Colonche (fermented prickly pear booze)

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grrlscout
Posts: 248
Joined: 7 years ago
Location: Phoenix, AZ

6 years ago

It all started when a friend of mine gave me some prickly pears. He must have had them in the back of his truck for a week first. When I opened the box, I found the fruit half-rotten and splitting. :(

I took the best of the bunch, and put them in a bucket of water to soak. The next day, I noticed them fizzing.

I got the bright idea to ferment them into a beverage. I mashed them, strained the juice, and put it in a growler. I didn't think it had enough sugar, so I added a healthy squeeze of honey. I topped it off with an airlock.

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Afterwards, I did some Googling, and found there is a traditional fermented, mildly alcoholic beverage, made from prickly pear, called colonche.

The method to make it involves juicing the fruit and cooking it way down into a thick syrup -- I imagine to concentrate the sugars. Tibicos (water kefir grains) or a splash from the last batch may be added as a starter.

After I read this, after setting a small amount aside, I poured the juice and honey back into the pot, and simmered it down. I didn't have enough time to let it get down to a syrup state.

Once it cooled, I added back the bit that I set aside, and put into a crock, covered with a grain bag.

Overnight, it developed a bubbly scum on top:

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I scooped it off, and by the end of the day, it was back full force. Turns out, it caught the wrong bug. Batch #1 turned out to be prickly pear vinegar - which is also cool, but not what I wanted.

In the meantime, my kefir water grains arrived. I used them to make a batch of lovely raspberry lime ginger kaffir lime kefir water.

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Fizzy, dry, lightly fruity, and full of probiotic goodness. I'm a fan!

That was good practice. Now back to the prickly pears.

I started another batch of kefir water, with simple syrup, and to it, I added the small amount of prickly pear syrup I had stashed in the fridge, from last year. To it, I added a squeeze of orange juice, and another dash of sugar, and let 'r rip.

After about 3 days of fermenting, I racked it off. Batch #2 turned out to be a lovely, light, dry, subtly sweet, wine-like beverage with a very slight fizz.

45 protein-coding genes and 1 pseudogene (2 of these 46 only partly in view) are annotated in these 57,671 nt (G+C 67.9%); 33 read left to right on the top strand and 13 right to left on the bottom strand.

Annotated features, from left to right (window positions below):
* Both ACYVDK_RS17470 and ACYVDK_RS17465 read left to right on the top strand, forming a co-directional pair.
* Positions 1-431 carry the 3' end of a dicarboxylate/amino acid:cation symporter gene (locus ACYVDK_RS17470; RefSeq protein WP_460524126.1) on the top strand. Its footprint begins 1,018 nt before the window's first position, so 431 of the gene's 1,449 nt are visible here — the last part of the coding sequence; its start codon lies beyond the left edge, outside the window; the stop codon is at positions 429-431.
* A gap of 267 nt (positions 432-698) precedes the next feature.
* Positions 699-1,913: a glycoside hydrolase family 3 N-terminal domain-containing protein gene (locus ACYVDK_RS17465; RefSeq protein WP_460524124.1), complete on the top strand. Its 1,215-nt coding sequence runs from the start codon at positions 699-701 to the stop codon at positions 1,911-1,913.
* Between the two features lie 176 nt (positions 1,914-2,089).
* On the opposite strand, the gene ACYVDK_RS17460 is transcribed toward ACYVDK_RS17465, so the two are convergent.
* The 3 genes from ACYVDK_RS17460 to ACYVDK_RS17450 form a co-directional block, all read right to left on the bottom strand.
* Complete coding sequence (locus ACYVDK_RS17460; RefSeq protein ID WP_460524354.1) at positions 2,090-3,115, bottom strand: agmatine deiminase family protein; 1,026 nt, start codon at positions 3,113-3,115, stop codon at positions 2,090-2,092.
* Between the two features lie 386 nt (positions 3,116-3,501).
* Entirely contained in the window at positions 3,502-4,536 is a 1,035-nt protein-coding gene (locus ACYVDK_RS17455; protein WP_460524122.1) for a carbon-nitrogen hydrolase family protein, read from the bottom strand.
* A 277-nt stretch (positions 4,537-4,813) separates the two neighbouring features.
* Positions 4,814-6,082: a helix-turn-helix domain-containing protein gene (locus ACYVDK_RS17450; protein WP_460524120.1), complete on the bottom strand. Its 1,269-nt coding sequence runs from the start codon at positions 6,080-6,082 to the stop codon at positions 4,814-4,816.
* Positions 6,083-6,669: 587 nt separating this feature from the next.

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Getting closer! I saved about 12oz of it to use as my starter for batch #3.

I collected a bunch of fresh, plump prickly pear fruit. Washed them, split them, and the froze them. Then defrosted them, ran them through the juicer, and simmered the resulting liquid down to about half.

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I combined it with the remainder of batch #2, 1:1.

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After about 4 days, it stopped fizzing, so I racked it off.

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Batch #3 has the most prickly pear content, and it turned out very dry, and pretty tart. AGAIN, I forgot to measure the sugar content before and after, to gauge alcohol content. But it does taste slightly boozy.

I'm not sure if this is close to the real deal or not, since I've never tasted it. But it certainly has been a fun experiment!

Even though I have more prickly pears in the freezer, I am going to take a break from this project for a while, and get back to simple kefir waters. I have all sorts of flavoring agents I want to try, from dried apricots to licorice twigs. ;)
~ Korina
gardener | forager | permie | maker of things
seethelight
Posts: 1
Joined: 3 years ago

3 years ago

DMancini
Posts: 23
Joined: 5 years ago

3 years ago

I've always wondered why no one had done a prickly pear distillation. I feel like if ever there were a spirit waiting to be taken advantage of by someone in AZ looking to cash in that would be it. Still kicking around the idea of a small still so maybe one day I'll give it a try.
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